The Lab Brat
Episode #107 - April 14, 1997
Written by Peggy Nicoll
Song List Entries For This Episode
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Transcript For This Episode
"This Year's Model" (#106)
"Pinch Sitter" (#108)
Non-Speaking: Mack, Andrea
Daria and Kevin are forced to work together on a science experiment, causing Brittany to become jealous and prompting Quinn to do whatever she can to attract the Q.B.'s attention.
Ms. Barch - And like a husband going home to his noble and self-sacrificing wife, the rat keeps returning to the food box. That is, the positive reinforcement. Huh, if only men could be more like rats. Oh, sure, they come home at first. You feed them, you wait on them, and then, after twenty-two thankless years, they just up and leave. No note, no phone call, no nothing! (slams pointer on desk) Just... like... that!
Daria (sotto voce, to Jodie) - I wonder why he left.
Daria - Hmm... to make a child stop crying, a mother might say, "That's it! I'm sending you to El Paso to live with your real father." Whenever the child gets upset, the mother might wave an airline ticket in her face, or maybe even frame it on the wall by the clown picture. The ticket stops the girl from crying, or showing any emotion... ever.
Ms. Barch - Right, that's...
Daria - Years later, seeing an airplane or just hearing one fly overhead can unleash a Pandora's Box of repressed anger, shattering the grown child's fragile psyche and triggering a psychotic and possibly deadly episode.
Ms. Barch - I like the way you think.
Brittany - But babe, we've never been separated on a lab project before. What'll we do?
Daria - Pass?
Kevin - I really like doing mazes. Those ones on the back of cereal boxes are cool.
Daria - Well, now I am excited.
Daria - So, now Kevin's my lab partner.
Jane - Next best thing to working alone.
Daria - Oh, no. He likes mazes.
Jane - Maybe you could get a wind-up toy to distract him.
Daria - His wind-up toy is working with Upchuck.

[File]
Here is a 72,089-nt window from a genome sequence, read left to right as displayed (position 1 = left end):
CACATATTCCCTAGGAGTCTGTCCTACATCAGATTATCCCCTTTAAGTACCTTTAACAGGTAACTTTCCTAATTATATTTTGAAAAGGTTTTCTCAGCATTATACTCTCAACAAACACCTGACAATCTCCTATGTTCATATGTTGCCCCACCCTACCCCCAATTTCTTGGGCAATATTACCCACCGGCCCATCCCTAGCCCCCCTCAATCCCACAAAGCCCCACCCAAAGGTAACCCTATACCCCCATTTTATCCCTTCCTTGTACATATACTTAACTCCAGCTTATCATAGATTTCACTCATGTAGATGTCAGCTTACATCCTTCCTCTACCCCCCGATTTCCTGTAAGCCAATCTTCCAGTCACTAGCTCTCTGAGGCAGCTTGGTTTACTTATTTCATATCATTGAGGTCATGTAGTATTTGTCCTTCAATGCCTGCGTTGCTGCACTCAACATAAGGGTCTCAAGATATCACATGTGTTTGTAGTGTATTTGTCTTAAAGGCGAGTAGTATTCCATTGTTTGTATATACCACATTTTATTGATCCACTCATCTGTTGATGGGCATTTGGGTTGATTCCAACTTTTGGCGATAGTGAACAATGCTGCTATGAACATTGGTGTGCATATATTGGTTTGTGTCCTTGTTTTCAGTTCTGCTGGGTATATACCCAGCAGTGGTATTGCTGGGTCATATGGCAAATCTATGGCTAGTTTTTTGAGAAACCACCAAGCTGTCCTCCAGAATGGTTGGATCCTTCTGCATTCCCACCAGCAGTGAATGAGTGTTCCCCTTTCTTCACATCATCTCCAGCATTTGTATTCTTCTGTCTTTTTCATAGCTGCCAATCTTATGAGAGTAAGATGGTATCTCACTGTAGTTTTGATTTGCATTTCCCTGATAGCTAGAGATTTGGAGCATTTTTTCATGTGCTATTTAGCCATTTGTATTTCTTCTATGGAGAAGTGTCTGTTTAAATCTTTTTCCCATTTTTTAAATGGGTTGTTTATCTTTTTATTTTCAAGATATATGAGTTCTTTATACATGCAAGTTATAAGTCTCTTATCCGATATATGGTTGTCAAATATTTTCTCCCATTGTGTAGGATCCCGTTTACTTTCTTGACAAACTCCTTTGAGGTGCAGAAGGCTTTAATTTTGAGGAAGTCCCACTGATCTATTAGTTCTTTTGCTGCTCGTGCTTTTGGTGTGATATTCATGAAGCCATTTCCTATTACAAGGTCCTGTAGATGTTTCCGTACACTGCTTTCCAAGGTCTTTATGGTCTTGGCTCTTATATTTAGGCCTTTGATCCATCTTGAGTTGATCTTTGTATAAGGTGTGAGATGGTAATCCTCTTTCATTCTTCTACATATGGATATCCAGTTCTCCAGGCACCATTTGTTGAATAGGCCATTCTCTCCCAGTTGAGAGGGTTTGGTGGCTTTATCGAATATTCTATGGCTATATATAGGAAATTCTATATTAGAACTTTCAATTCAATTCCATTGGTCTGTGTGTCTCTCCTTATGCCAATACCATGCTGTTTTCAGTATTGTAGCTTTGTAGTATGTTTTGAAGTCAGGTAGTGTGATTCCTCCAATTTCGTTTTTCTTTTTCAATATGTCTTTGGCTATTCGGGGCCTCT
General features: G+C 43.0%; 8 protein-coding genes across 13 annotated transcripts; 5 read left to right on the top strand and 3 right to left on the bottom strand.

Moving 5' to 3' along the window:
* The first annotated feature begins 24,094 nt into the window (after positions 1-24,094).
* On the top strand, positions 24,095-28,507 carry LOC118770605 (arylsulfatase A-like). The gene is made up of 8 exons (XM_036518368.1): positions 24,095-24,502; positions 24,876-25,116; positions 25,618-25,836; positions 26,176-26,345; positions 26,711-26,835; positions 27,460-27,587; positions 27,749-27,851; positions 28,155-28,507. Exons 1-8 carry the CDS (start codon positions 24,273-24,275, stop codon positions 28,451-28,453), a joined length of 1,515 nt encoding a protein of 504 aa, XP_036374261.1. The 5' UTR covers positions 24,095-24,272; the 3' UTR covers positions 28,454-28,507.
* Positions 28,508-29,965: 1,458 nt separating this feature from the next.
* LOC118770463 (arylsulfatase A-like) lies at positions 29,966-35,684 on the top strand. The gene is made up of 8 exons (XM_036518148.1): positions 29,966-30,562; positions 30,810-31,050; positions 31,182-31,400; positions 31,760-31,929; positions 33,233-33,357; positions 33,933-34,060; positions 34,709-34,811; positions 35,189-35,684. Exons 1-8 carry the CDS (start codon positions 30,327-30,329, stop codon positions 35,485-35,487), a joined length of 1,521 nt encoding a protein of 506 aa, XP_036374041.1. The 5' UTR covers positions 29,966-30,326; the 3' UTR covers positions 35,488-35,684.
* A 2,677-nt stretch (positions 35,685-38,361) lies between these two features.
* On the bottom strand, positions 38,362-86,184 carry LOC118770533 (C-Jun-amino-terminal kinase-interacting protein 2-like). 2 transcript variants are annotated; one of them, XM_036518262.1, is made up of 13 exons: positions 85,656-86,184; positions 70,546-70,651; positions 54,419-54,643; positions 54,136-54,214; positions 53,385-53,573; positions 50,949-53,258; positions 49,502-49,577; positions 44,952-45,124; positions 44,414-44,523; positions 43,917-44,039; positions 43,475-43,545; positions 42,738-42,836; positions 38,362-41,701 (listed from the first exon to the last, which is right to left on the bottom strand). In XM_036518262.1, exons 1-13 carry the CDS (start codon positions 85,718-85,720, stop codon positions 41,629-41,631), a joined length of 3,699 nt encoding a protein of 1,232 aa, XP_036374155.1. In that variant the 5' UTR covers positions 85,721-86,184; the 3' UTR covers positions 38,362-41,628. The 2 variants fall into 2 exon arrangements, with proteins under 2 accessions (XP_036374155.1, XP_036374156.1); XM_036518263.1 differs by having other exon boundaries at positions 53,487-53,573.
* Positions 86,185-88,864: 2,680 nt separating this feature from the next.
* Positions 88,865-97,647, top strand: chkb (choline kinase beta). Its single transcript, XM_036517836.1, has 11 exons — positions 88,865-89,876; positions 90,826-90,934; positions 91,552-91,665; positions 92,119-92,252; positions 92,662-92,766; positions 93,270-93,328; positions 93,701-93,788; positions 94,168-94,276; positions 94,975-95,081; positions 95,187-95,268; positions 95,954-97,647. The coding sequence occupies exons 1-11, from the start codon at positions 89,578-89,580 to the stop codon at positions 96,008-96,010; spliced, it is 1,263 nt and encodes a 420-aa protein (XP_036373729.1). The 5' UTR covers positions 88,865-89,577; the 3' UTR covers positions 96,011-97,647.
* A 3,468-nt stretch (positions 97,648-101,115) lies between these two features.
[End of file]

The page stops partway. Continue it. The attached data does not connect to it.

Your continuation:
Helen - Science is fascinating. Tell me all about it, honey.
Daria - I can't. I signed a confidentiality paper. The other scientists would be mad.
Helen - (groans) Oh, forget it, Daria. Quinn, how was your day?
Quinn - It sucked. First my teacher gave my paper on Cleopatra's makeup don'ts an "F" -- like he would know. Then my heel broke. Then, like, the day was almost over and only two guys had asked me out. Luckily, just before...
Helen - Daria, please tell me about the project!
Kevin - Hey! Is this the mouse we're training?
Daria - You don't recognize him after all your hours together?
Kevin - Hey, can you make him stand on his head?
Daria - Not right now. He's exhausted from jumping rope.
Jane - If you were really good, you'd get the mouse to stay off both paths -- you know, like Dada. Everything is useless.
Daria - I wouldn't do that to the mouse, but it might be fun to try it on...
Kevin - So, Daria, we still have a lot of work to do on this maze thing, right?
Jake - My teen years... a nightmare of shame and guilt. They didn't call it self-love then, Kevin. They called it self-abuse.
Daria - This is all very touching. Brittany, a deal. The mouse for Kevin.
Brittany - Deal.
Both - (thinking) Sucker.
Brittany - Let's go, Kevin.
Kevin - Daria, I can still come over and watch the Pigskin Channel, right?
Both - (thinking) Jerk.
Daria - In conclusion, this mouse -- through no fault of my own, Brittany -- was repeatedly abused by a ten-year-old boy. As a result, the mouse's primary response to everyday stimuli is fear. Similar reactions also occur in humans. Take the mugging victim, beaten with nunchaks in an alleyway. As he, or she, recalls the attacker's face -- his scraggly goatee and cheap, dangly earring -- she learns to hate and fear all men, regardless of age, race or taste in jewelry.
Kevin - Really?
Ms. Barch - Don't interrupt, hateful scum. Excellent job, Daria. You get an "A."
Kevin - All right!
Ms. Barch - Not you, you man. You get a "D."
Kevin - All right!
Delayed Reaction Review
Daria's example of reinforcement sound as if it could be something that describes her. I wouldn't even say anything, if the end of the example didn't go something like "and the grown child is incapable of showing any emotion" (that's a paraphrase). Some of the stuff she described sounded well within Helen's capabilities: tell her daughter she'll be sent to her real father and using a plane ticket to keep her quiet. Sounds like a lawyer.